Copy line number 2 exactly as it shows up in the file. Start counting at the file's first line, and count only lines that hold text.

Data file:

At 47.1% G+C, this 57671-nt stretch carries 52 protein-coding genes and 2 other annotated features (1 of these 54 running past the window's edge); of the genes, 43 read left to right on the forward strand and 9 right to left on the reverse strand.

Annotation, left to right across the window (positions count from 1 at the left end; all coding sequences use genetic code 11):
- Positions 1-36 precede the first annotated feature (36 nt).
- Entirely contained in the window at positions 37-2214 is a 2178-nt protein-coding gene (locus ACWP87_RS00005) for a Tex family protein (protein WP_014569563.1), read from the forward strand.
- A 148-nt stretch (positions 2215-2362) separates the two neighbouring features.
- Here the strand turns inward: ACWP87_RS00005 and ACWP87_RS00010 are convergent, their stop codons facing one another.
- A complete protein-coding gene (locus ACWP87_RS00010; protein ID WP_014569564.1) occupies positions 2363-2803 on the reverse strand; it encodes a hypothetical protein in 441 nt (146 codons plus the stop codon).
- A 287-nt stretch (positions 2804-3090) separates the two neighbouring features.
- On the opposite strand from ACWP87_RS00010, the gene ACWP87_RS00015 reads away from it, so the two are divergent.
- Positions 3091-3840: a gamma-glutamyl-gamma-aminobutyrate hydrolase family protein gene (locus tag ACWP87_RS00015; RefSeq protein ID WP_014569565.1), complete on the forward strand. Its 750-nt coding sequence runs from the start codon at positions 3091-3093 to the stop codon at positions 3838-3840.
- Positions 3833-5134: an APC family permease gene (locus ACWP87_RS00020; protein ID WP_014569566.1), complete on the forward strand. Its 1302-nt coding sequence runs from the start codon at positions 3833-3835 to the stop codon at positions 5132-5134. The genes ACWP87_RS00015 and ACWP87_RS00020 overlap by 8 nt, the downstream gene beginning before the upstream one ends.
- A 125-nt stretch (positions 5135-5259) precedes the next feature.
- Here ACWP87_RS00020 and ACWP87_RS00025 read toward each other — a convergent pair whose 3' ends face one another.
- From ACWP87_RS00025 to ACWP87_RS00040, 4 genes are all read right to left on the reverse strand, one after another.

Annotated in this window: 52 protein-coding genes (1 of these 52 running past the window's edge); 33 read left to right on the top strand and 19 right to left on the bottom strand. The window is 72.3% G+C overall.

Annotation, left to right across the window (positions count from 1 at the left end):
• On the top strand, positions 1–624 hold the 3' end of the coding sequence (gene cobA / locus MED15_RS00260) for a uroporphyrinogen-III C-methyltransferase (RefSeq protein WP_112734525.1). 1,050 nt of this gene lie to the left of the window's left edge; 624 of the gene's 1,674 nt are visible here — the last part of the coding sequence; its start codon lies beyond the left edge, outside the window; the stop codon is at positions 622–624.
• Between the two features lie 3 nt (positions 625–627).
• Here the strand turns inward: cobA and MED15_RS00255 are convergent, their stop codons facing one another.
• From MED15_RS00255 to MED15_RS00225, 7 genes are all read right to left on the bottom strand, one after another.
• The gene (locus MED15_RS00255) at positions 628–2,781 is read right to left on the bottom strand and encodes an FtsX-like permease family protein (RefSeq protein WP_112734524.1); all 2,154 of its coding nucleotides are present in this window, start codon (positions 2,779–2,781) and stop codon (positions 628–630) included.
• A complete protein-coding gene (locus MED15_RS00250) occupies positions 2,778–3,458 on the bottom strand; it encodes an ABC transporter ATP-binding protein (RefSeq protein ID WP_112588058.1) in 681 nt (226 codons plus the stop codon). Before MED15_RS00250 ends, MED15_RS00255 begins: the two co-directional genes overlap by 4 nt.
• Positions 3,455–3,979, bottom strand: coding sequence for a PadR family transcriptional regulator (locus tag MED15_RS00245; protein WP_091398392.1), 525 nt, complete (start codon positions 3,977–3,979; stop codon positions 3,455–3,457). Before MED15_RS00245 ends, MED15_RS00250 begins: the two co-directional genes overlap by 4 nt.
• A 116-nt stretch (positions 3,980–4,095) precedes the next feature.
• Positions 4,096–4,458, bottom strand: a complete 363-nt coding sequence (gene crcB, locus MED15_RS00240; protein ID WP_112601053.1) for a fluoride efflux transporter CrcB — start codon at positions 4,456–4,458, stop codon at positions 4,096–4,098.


Annotation, left to right across the window (positions count from 1 at the left end; all coding sequences use genetic code 11):